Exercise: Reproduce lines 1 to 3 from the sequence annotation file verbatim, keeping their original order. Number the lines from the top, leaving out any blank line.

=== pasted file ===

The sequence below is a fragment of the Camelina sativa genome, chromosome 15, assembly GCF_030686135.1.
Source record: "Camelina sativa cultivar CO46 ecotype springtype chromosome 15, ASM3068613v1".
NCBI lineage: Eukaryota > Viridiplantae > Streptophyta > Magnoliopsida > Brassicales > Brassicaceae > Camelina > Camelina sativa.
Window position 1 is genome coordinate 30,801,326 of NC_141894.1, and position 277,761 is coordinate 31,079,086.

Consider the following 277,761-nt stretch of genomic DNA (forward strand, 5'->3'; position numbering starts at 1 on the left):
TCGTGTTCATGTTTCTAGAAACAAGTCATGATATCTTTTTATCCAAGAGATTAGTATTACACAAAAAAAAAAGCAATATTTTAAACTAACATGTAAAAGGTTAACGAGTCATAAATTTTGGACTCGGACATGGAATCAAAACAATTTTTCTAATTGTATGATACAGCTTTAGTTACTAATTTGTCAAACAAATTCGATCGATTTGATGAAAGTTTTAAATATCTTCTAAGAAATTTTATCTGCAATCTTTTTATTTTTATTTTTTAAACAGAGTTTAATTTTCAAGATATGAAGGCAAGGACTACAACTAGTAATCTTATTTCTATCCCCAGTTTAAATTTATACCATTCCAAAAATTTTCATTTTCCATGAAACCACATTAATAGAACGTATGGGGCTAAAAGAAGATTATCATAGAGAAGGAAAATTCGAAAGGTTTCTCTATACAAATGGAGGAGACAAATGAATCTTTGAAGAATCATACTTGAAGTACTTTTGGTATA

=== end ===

The sequence below is a fragment of the Camelina sativa genome, chromosome 15, assembly GCF_030686135.1.
Source record: "Camelina sativa cultivar CO46 ecotype springtype chromosome 15, ASM3068613v1".
NCBI lineage: Eukaryota > Viridiplantae > Streptophyta > Magnoliopsida > Brassicales > Brassicaceae > Camelina > Camelina sativa.